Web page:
• websiterox

    Thank you for such a nice tip.I will use for my email promotion through this.

  • Waldir

    I have followed this step by step, However DO NOT have an INSERT IMAGE Lab to enable. It does not show at all even in searches so am trying to find if there is any other way to post images directly into the body of my email instead of as an attachment.

    • Judi Knight

      Hi Waldir. In order to insert an image into the body of a Gmail Email you can follow these simple steps:

      1. Open Gmail.
      2. Click Compose.
      3. Click the picture icon at the bottom.
      4. You’ll see a box pop up with tabs for all the ways you can add photos. You can add photos from Google+, your computer, or the web.
      5. Click Insert.

  • Buddy Cousins

    I have a newer version of gmail and I do not have the “Insert Images” opt. in labs. Got another idea?

    • aaron

      Hey Buddy, we recently updated this post. Try these directions, and let us know if you have any issues.

  • Ade Oseni (Ms)

    Thank you for this. Showing what to do helped as I got it within a minute and I mean a minute.

  • B

    I am following all these steps but keep getting the “Inline Image” message sent instead of the actual pictures. Ideas?

  • Shannon Moxcey

    This is so frustrating! I used to be able to copy and paste an e-blast/newsletter that was drafted in a word doc., complete with pictures and borders, directly into my Gmail and it would easily paste and send, looking exactly as I designed it in the word .doc Now I either have to do each painstaking step or save the e-blast as a word. doc. and share as an attachment which is too clunky. NEVER had this issue until Gmail updated without my wishes. And now I can’t even see the option to return to an earlier version of Gmail. I am extremely displeased and am seeking other options at this time.

  • Maryanne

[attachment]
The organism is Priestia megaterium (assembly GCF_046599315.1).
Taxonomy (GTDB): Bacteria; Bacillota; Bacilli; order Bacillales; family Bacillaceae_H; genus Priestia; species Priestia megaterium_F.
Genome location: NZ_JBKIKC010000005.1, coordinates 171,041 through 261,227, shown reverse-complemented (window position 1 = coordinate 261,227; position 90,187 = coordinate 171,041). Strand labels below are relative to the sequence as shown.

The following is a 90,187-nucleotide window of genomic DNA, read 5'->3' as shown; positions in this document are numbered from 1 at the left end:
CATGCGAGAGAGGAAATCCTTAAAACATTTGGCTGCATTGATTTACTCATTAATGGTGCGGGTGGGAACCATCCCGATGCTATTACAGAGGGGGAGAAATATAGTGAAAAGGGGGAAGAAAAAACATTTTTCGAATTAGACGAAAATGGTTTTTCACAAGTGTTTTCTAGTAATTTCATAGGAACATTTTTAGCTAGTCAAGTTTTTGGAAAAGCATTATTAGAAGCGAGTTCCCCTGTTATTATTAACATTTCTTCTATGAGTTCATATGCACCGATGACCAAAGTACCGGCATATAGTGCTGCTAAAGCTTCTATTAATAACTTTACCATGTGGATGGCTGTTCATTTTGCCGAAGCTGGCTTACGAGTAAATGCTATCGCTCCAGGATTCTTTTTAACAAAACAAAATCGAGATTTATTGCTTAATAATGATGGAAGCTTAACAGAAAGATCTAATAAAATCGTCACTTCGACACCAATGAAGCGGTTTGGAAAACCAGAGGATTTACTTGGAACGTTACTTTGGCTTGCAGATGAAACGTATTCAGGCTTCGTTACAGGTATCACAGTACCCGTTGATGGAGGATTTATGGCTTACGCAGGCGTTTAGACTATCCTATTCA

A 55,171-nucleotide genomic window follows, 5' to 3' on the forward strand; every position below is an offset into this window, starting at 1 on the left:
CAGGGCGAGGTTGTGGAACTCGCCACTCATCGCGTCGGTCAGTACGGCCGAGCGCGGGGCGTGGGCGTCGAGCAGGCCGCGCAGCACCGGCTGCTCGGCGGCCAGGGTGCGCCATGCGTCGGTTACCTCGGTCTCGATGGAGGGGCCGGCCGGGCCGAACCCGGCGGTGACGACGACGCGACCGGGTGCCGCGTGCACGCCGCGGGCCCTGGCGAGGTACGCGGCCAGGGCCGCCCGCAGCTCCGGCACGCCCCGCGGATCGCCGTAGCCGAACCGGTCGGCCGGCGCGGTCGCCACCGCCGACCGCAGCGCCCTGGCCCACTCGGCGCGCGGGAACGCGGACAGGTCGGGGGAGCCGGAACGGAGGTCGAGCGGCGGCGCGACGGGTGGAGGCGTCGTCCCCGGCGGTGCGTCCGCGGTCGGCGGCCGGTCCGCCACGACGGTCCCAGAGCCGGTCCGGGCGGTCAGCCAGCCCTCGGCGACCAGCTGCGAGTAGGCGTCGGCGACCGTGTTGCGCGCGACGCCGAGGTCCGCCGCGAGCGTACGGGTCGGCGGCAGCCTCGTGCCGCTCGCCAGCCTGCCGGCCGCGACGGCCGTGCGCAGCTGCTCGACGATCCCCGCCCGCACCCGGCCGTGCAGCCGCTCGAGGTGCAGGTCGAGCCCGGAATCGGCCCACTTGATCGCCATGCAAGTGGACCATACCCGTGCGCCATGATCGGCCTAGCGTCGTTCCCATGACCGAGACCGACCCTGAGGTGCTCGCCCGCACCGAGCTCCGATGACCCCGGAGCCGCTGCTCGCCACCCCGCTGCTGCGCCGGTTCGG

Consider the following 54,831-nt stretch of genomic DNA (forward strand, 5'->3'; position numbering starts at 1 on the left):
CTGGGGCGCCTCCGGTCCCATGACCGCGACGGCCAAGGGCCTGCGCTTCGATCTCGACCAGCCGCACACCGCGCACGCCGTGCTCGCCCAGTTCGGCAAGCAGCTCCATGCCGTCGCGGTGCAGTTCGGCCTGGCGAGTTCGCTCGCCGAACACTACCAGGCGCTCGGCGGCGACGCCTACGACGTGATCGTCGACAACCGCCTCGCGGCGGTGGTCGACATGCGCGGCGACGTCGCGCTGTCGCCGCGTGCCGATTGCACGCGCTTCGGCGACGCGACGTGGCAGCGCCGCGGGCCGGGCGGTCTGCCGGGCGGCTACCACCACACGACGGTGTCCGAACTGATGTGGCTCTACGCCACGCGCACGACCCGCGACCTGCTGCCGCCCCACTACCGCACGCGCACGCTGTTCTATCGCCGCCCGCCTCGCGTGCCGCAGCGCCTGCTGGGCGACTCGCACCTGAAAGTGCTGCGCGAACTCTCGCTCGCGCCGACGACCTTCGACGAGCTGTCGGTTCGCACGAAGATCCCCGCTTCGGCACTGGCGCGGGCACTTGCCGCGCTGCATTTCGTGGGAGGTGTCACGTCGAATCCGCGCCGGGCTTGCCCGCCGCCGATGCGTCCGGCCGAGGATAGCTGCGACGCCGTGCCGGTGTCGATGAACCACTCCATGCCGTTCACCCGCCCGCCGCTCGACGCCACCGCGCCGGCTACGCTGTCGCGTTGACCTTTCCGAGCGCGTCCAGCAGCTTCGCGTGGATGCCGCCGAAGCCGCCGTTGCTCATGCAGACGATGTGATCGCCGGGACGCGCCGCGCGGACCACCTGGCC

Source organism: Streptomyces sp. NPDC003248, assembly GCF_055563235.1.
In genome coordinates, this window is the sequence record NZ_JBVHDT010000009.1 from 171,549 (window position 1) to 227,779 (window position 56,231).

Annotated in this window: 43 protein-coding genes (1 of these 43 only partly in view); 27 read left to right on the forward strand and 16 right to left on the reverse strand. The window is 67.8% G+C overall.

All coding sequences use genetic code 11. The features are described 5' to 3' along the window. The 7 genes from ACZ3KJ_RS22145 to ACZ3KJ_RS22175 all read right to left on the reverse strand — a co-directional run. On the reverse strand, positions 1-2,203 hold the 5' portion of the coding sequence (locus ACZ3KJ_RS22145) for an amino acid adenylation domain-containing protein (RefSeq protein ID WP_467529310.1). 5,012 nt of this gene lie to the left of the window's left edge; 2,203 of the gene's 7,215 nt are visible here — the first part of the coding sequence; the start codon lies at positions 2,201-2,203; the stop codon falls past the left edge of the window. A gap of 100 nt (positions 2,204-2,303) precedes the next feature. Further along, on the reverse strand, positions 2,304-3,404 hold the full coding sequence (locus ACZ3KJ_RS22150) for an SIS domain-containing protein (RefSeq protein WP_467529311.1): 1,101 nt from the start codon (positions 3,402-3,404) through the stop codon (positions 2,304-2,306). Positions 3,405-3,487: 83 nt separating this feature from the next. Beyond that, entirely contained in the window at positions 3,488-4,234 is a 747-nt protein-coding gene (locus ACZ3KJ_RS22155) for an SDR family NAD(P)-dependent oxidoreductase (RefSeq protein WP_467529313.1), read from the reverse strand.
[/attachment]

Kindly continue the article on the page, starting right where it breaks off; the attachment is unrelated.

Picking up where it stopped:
Please can you tell me how to insert an image into the body of an email so that when recipients open the emails the image exactly (or nearly) fills their screens? I have an image which fits my screen exactly when I email it to myself but when I email it to others, it is too big. I am currently trying to embed a jpeg image. I prefer to use Outlook (2017) but even when I do as you suggest in webmail, the same occurs. I have tried many different sizes for the image as trial and error without finding one that seems to work for my guinea pigs.
    There must be a way because advertisers are always emailing me with pretty graphics which fit my screen ……

    • Judi Knight

      Maryanne, When we take photos or buy stock photos they are huge. So before you can upload them to your email or a website you need to reduce the size in a photo editing program first. Here is a link that offer several methods you can use to resize your photos. I suggest making the largest edge of the image, less than 1000 pixels. If the largest side is the width and you make that 1000 Pixels, the other dimension will automatically change to keep the same aspect ratio of width to length.

Leave a Comment

Grow Your List at Events with an easy textadd image to gmail signature